Kitty Galore

How dare such a vulgarian impinge on sacred journalistic turf!

Being every bit as low-minded as the next media whore, I raced through Kitty Kelley's The Family: The Real Story of the Bush Dynastyin search of the nasty factoids that Kelley always serves up like so many canapés. Who wouldn't love the idea that, back in college, Laura Bush was "the go-to girl for dime bags of marijuana"? It explains that gaga smile.

Like the aging Madonna (currently pursuing kabbalistic truth in Israel, accompanied, it seems, by less evolved bodyguards), Kelley is a master at shaping pop iconography. Only this assisted-blonde dynamo doesn't reinvent her own image: She works on the famous and powerful. Once Kelley has finished exposing some celebrity's feet of mud, you never see him or her in the same way again. What she can't change is the way mainstream media see her. They blame her salaciously readable biographies for helping fix the template of our tabloid era.

These days, going after a populist rabble-rouser like Kelley—how dare such a vulgarian impinge on sacred journalistic turf!—is how the media elite proves itself high-minded, nonpartisan, and unsullied by the incessant coverage of Scott Peterson and Michael Jackson. That's why it's plunged itself into an orgy of hypocrisy over her latest book, milking the very lurid material it pretends to find appalling. Predictably, Michiko Kakutani, the O-Ren Ishii of book reviewers, cut The Family to ribbons in The New York Times. Yet lest we think the Gray Lady somehow clueless or snobby, the paper just as predictably took care to run a long Home & Garden piece about Kelley's Georgetown sanctuary by Bush-coddling reporter turned restaurant critic Frank Bruni. Her books sell like hotcakes, after all.

For several days, the diminutive author was seemingly everywhere—up at dawn talking to Matt Lauer on Today, sharing afternoon delight with Chris Matthews on Hardball, then spending a NewsNight with Aaron Brown. A normal person who tuned in to these interviews might have expected to learn all sorts of fascinating details about the powerful clan that has produced two of our last three presidents and, if all goes according to plan, will inaugurate a third in 2008 (although I suspect that smooth pretty boy Jeb can't handle body shots any better than Oscar de la Hoya). But rather than ask about our first family, all these big-name interviewers behaved as if The Family wasn't about the Bushes but actually about Kitty Kelley. Just as reasonable questions about George W. Bush's National Guard service have been swallowed up by bickering over typefaces and superscripts (nice work, Gunga Dan), so Kelley spent her airtime being grilled about her use of rumors and unnamed sources. You would think the president wasn't claiming the election was about "character."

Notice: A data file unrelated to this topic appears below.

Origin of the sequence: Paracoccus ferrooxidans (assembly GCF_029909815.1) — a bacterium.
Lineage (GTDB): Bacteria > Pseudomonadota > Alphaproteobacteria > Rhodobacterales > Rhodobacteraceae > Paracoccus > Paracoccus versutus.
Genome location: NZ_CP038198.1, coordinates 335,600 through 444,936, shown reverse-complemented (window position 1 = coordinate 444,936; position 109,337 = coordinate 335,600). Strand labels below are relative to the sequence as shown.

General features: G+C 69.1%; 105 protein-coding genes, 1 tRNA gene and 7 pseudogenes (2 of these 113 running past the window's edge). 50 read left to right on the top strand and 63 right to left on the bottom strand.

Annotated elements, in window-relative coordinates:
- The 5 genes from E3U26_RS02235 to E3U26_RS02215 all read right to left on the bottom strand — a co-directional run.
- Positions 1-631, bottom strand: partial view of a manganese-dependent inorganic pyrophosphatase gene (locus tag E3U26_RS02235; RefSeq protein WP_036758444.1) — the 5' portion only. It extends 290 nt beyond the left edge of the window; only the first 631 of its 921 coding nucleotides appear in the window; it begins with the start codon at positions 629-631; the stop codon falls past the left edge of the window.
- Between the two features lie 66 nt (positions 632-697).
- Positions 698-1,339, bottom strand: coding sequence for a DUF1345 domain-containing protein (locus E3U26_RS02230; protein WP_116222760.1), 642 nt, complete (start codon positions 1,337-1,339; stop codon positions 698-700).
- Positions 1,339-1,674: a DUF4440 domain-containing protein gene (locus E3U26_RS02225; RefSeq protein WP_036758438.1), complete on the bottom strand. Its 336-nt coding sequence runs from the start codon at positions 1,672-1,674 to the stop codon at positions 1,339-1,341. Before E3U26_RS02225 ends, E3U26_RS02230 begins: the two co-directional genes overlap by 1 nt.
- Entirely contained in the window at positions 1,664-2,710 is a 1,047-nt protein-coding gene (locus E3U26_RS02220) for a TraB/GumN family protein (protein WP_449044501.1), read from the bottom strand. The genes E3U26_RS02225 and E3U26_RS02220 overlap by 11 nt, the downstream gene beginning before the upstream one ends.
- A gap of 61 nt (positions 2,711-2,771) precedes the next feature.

While the Kelley interviews all covered roughly the same territory, each offered its own special whiff of self-aggrandizement and corruption. Looking as if he'd just escaped from some gulag for the formerly handsome, Matt Lauer went after Kelley—for three straight days—armed with talking points he'd gotten from the White House's Dan Bartlett. The prosecution took a different tack at MSNBC. Winston Churchill once said that the Germans are always at your throat or at your feet. Perhaps taking this as a compliment, the great Churchillian Chris Matthews spent the first half-hour of last Wednesday's Hardball all but throttling Kelley, quoting passages from her book and asking her to defend them with ashen-faced grimness. Then, having proved his hard-balled integrity, he spent the rest of the hour kowtowing to Seymour Hersh, a great investigative reporter who also uses unnamed sources—and on subjects far more important than doing coke at Camp David. Matthews showed so much more respect for Hersh, you had to wonder why he opened the show with Kitty. Actually, you didn't.

Lauer and Matthews appeared untroubled about attacking Kelley's book while exploiting it to boost their ratings. Not so CNN's Aaron Brown, the Reverend Arthur Dimmesdale of television news. Brown clearly realizes that 24-hour cable news has become a trough for sleaze, yet his agonized conscience never stops him from shoveling in more slop, albeit with a heavy sigh. While he treated Kelley more courteously than either Matthews or Lauer did—if Aaron has any vanity, it's that he's a mensch—he also refused to address what she was saying about Bush family values. Instead, he ruefully stitched a scarlet G on her chest for dealing in gossip—you know, the kind of rumor, innuendo, and speculation that runs on CNN every day of the week as "news."

Happily, Kelley is no Hester Prynne, and she faced her prosecutors with remarkable sangfroid, confident that she was telling undeniable truths about the Bushes that the supposedly respectable press is unwilling or afraid to reveal. A scandalmonger of the old school, she even vaunted all the lawyers who OK'd her work. The more she talked, the more she resembled a successful society madam explaining the facts of life to a puritanical young D.A. who wants to save society by closing the local whorehouse. You may think I'm low, Kelley's whole manner said, but it's amazing how many of your colleagues use my services. Perhaps you've done so yourself. There are valuable truths about human nature to be learned within the walls of a brothel.

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